In May of Last year, as I posted about previously, the Oregon Court of Appeals ruled that Oregonians who have a medical marijuana permit may be issued a conceal carry license (CCL) as well. Then, in January of this year, the Supreme Court refused to hear the case, allowing that ruling to stand (but also allowing a gray area to remain, since both medical marijuana and gun possession by addicts is still illegal at a federal level; A provision of the 1968 Gun Control Act prohibits drug addicts from possessing or receiving a firearm (18 U.S.C. 922 (g)(3))).
The Oregon Court of Appeals ruling stands against common sense, given the altered state of mind that marijuana leads to, the danger of a gun in that state, and the fact that there isn't a law (as far as I've been able to ascertain) against being high and carrying a loaded weapon at home or in public (with a CCL).
As stated in one article:
"Any person who uses or is addicted to marijuana, regardless of whether or not his or her state has passed legislation authorizing marijuana use for medicinal purposes, is an unlawful user of or is addicted to a controlled substance and is prohibited by federal law from possessing firearms or ammunition," Herbert wrote.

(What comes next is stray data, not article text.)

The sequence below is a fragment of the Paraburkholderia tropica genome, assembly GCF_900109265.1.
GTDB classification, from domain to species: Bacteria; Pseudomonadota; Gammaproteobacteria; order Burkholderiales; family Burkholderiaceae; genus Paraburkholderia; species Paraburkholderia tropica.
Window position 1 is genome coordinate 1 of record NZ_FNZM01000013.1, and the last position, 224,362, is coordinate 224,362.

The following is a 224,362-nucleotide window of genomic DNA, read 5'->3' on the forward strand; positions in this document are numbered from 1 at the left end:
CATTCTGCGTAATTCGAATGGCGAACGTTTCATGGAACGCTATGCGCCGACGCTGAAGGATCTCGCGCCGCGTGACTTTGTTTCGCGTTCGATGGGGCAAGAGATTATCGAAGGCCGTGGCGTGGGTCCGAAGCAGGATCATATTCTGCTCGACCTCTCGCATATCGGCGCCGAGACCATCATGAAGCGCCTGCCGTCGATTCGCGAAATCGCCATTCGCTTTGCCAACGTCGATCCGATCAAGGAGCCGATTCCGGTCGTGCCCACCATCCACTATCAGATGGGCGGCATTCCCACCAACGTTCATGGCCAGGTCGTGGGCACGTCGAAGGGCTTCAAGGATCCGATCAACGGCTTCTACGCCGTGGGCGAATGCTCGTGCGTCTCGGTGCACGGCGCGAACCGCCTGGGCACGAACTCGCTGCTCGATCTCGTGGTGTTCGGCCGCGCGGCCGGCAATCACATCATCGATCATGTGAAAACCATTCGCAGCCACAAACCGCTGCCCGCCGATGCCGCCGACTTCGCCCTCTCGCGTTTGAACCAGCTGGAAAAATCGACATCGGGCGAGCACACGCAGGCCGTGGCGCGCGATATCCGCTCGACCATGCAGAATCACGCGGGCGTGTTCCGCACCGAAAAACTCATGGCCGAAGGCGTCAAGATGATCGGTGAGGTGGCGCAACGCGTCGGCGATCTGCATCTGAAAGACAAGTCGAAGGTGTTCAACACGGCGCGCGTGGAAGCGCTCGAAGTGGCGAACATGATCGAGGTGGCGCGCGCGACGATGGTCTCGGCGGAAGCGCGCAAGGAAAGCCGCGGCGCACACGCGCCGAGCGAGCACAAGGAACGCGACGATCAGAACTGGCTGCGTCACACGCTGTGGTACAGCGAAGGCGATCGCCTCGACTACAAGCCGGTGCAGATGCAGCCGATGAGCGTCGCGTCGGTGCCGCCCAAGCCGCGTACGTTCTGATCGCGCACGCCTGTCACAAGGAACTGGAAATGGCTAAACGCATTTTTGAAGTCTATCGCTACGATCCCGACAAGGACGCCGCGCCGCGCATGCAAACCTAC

While medical marijuana supporters have expressed outrage, groups that can usually be counted on to stand up for Second Amendment rights have been largely silent. Although the National Shooting Sports Foundation was the first place outside ATF to post the open letter, it has not responded to repeated Chronicle requests to comment on the Second Amendment rights of medical marijuana users. Neither has the National Rifle Association.
Advocates of medical marijuana insist that they are law-abiding citizens just interested in easing their pain. I don't doubt it. Most likely the majority of Oregon's 40,000 medical marijuana permit holders fit that description. Oregon Sheriffs don't agree.
"This whole medical marijuana thing is a farce, and you can quote me on that," said Clatsop County Sheriff Tom Bergin, president of the Oregon State Sheriff's Assn., who believes only a fraction of the state's nearly 40,000 registered medical marijuana users have a legitimate need for the drug."I always ask them, 'How many times a day do you medicate?' They say it's like four or five times a day," Bergin said. "Well, that's 16 hours a day you're running around stoned. Do we even want them behind vehicles? No. Do we want them carrying around a gun? Absolutely no."
Police forces across Oregon are highly critical of Oregon's medical marijuana law: